Post More Inane Drivel

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Lethal Interjection
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Re: Post More Inane Drivel

Post by Lethal Interjection »

Kaharz wrote:The whole regular hours day job thing can take a bit to get used to, but most people do. Sometimes that is kind of crappy though. I'm lucky if I can sleep past 7 on the weekend even if I went to bed at 2am.
I've worked mostly 7-3:30 or so (w/ 1hr lunch) for about the last 5 years. But recently I've changed to mostly 10-6:30. And despite having worked afternoons (3-12) and nights (11-7) I'm having a harder time adjusting to this than any other.
Mostly based on meals.
My 7-3:30 schedule was basically wake up at 6am, shower, pack a lunch, and get to work. Breakfast was my first break at 9ish, a coffee and muffin. Lunch was at 12 or so. Shift ends at 3:30, get home, do whatever, make and eat dinner around 5:30-6pm. Go to bed around 10-11pm.
Now I wake up at 8:30, spend some time on my phone, shower, and head to work. Breakfast ends up being at my first break, usually a coffee and a muffin. My mid-shift 'lunch' is somewhere around 2-3pm, where I'm usually ravenous, but I also don't want to go full-meal because I intend on making dinner as soon as I get home. So my 'lunch' ends up being something between a snack and a meal, and isn't something I've packed from home because I don't see it as a meal. Then I finish my shift and depending on how my day went and what I have in the fridge dinner is either prepared or some bullshit I have sitting around. Go to bed around 12-1pm.
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Kaharz
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Re: Post More Inane Drivel

Post by Kaharz »

Yea, that is a crappy shift. I breifly worked 11am to 7pm as a line cook and it just ruins your day. I prefer my typical 6:30am to 3:00 hours. But my schedule is pretty flexible now that I am mostly back in the office.
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Astrogirl
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Re: Post More Inane Drivel

Post by Astrogirl »

At my employer we can work whenever.
Microaggression? Microaggression!

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Re: Post More Inane Drivel

Post by Lethal Interjection »

Astrogirl wrote:At my employer we can work whenever.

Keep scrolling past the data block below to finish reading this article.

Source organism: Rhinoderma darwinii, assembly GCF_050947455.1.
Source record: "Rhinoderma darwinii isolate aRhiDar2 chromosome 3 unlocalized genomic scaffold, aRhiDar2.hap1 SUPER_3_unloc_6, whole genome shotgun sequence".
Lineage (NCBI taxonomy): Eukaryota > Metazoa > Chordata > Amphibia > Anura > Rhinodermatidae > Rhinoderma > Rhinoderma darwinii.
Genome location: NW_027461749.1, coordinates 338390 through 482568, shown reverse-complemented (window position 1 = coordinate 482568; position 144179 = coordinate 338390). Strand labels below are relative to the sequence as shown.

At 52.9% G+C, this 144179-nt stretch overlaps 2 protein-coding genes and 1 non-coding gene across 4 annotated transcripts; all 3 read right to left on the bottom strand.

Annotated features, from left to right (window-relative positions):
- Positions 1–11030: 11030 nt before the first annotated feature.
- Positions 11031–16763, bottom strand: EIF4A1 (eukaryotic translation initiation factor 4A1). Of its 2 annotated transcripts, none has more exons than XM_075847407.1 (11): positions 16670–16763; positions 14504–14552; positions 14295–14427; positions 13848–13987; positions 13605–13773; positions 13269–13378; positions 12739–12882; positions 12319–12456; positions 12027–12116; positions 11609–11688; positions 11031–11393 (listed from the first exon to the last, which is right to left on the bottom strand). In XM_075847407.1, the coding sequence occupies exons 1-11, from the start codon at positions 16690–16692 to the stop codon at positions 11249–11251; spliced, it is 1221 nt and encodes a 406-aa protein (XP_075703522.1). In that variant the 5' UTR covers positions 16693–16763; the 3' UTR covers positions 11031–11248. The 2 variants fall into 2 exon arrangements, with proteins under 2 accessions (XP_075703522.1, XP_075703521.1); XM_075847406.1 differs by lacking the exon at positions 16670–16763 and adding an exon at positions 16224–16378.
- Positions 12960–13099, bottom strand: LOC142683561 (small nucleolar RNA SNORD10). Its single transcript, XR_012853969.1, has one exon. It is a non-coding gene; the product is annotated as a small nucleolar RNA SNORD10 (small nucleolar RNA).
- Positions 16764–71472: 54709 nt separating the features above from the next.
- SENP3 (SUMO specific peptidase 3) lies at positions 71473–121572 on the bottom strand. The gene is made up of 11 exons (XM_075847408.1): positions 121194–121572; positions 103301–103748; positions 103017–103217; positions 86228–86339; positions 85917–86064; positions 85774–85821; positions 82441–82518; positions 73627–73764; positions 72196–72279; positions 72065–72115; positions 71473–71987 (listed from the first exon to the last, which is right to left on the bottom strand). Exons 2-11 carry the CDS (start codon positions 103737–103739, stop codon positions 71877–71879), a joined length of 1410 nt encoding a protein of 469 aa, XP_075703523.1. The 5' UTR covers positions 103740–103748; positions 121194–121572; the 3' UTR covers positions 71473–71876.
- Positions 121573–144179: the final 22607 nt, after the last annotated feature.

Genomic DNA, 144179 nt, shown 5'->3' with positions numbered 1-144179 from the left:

I am jealous of Europe and their flexible/short/whatever working days. I don't think they fly for retail, but it's still a great way to view work.

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Re: Post More Inane Drivel

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I think the "developed" world is definitely at an uncomfortable point where 1) most people don't need to have a job for all necessary functions in a country to work fine and 2) we could potentially move towards a guaranteed income, which will almost inevitably move towards a no-money society. But crossing that barrier is sure to be pretty difficult. And if the world messes up now, and we let global warming go full throttle and wait till it's too late to seriously switch over to green energy sources, humanity probably won't have a second shot. We'll have burned through too many of the available fossil fuels to "re-industrialize" and try again.

I saw a Tesla with a "NOGASINME" (or something like that) license plate and wondered if they had a solar-powered generator they charged it up with, cause if not, they really aren't helping anything.





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Kaharz
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Post by Kaharz »

Yea, but a lot of that luxury is thanks to incredibly cheap labor and the exploitation of resources elsewhere.
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Re: Post More Inane Drivel

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Right, yeah - we aren't *that* close.
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Re: Post More Inane Drivel

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Liriodendron_fagotti wrote:I think the "developed" world is definitely at an uncomfortable point where 1) most people don't need to have a job for all necessary functions in a country to work fine and 2) we could potentially move towards a guaranteed income, which will almost inevitably move towards a no-money society. But crossing that barrier is sure to be pretty difficult.
I hadn't even really heard of the idea of guaranteed income a year+ ago. I liked it from the start but it took me a few months to get a good handle on it, another few months to start actively discussing it with friends, and now I'm beating that drum hard and loud.
I think there are two major things that are needed to adopt guaranteed income:
1) We need to remove the idea that work (traditional jobs/labour) are intrinsic to the capitalist structure. I know and understand that most people look at guaranteed income and scream "Socialism!" But it's not. It really isn't even a step closer to communism than what we currently have, from what I can see. It doesn't remove specialization of labour. There would still be endeavour, there would still be innovation, and it would actually prop up the idea of the long-dead American Dream because it would free more people to actually pursue it rather than just taking what they can based on their needs.
2) We need to be able to put it in place while ignoring big corporations. What's horrible about this is that the major corporations are already moving this direction but not because they like the idea. It's because they are looking to cut their bottom line. Online shopping, cashier-less shopping, driver-less cars, machines that make your burger, etc. They are inadvertently pushing the issue, but with their lobbying ability? We'd have to push past their objections (and probably tax them heavier, but that's another issue altogether) and put it out there.